Findings: Advanced forms of dry age-related macular degeneration (AMD), called geographic atrophy, can lead to severe vision loss or blindness. Currently, there are no effective treatments for dry AMD (unlike wet AMD, which has several treatment options).
Over a tenth of the human genome is “junk” DNA that makes a product called Alu RNA. In healthy people, a protein called Dicer1 chops up these Alu RNAs. This research team found that people with this advanced form of dry AMD have lower levels of Dicer1 in particular retina cells called retinal pigment epithelium (RPE). There is a buildup of the Alu RNA that then kills these cells, leading to blindness. A team of researchers, including BrightFocus-funded Dr. Judit Baffi, has identified that the Alu RNA buildup triggers the activation of another protein that then leads to RPE cell death. The scientists prevented this protein, called ERK1/2, from killing the RPE cells in mice by using a compound that specifically blocked its activation.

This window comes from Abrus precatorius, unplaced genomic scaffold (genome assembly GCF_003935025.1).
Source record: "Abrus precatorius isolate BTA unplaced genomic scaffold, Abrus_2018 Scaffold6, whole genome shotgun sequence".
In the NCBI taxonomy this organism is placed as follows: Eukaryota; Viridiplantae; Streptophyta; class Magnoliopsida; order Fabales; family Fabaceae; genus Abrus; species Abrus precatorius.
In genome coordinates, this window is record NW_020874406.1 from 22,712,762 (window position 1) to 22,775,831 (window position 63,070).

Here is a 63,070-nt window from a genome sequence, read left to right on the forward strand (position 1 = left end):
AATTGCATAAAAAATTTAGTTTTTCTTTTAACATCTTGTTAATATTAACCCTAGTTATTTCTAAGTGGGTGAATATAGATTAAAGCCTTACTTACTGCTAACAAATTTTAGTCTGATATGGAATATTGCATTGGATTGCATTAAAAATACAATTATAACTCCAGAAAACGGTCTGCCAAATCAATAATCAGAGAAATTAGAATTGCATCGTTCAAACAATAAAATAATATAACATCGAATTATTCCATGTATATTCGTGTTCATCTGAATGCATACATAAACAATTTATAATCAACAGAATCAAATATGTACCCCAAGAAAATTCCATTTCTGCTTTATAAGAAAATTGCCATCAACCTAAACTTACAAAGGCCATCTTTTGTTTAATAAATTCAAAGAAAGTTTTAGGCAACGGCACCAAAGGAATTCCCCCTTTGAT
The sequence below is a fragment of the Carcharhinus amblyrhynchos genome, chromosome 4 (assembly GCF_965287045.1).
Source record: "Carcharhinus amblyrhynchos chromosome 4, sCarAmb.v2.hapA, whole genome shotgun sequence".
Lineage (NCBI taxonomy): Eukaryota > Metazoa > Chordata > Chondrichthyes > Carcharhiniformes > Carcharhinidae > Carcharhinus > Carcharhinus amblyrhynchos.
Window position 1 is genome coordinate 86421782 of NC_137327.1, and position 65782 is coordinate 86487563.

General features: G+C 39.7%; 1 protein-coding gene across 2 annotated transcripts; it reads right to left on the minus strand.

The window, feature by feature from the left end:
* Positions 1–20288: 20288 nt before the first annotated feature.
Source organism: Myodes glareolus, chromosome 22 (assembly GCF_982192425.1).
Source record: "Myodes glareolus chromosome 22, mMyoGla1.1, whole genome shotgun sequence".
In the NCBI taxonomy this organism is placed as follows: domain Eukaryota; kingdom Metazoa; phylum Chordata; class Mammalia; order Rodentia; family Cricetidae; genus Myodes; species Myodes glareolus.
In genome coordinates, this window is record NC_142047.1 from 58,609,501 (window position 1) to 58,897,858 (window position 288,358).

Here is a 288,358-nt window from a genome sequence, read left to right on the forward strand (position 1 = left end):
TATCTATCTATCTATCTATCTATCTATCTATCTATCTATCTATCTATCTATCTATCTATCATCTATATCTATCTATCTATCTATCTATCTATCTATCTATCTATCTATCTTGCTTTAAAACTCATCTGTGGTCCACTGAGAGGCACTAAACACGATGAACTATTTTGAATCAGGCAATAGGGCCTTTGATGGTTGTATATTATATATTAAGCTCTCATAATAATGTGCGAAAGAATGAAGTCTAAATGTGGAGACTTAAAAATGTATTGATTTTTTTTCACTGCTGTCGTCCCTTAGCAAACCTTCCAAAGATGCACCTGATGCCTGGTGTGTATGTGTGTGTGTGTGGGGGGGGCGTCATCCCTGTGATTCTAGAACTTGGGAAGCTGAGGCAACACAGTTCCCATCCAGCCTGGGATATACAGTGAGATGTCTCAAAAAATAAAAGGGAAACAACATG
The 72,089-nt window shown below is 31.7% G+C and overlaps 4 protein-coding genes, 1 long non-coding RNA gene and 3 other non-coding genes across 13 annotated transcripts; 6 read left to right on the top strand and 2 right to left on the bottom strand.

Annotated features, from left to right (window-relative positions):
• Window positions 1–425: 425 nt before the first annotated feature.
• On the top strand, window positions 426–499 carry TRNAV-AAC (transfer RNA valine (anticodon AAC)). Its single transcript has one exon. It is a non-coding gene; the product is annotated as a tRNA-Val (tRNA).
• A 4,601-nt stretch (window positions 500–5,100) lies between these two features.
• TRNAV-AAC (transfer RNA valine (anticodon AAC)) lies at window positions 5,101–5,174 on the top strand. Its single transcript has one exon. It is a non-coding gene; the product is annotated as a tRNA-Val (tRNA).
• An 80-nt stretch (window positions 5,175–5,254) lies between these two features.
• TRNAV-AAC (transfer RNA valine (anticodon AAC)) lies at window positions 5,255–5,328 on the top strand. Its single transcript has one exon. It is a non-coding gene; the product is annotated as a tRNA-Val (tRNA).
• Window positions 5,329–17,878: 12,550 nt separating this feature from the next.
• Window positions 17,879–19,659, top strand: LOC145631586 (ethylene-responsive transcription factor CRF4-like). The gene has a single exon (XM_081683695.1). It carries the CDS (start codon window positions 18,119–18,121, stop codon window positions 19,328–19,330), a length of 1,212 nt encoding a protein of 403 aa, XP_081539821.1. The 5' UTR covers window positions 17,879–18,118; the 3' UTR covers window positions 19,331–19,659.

Significance: This research is the continuation of pivotal BrightFocus-funded discoveries that were published in 2011 and in early 2012 (see links to those descriptions below). In this latest breakthrough, the team identified that ERK1/2 protein is the “contract killer” of RPE cells in mice, “hired” by the buildup of Alu RNA. If further testing is successful, in the future, drugs could be designed to target ERK1/2 as a treatment option for this blinding form of dry AMD.
BrightFocus funded Dr. Judit Baffi, was a pivotal member of this research team. Senior author on this paper, Dr. Jayakrishna Ambati (http://www.brightfocus.org/research/grants/migrated/adenoassociated-viral-gene-therapy-in.html) and (http://www.brightfocus.org/research/grants/migrated/the-role-of-sparc-in-macular-propensit.html) is a former BrightFocus grantee.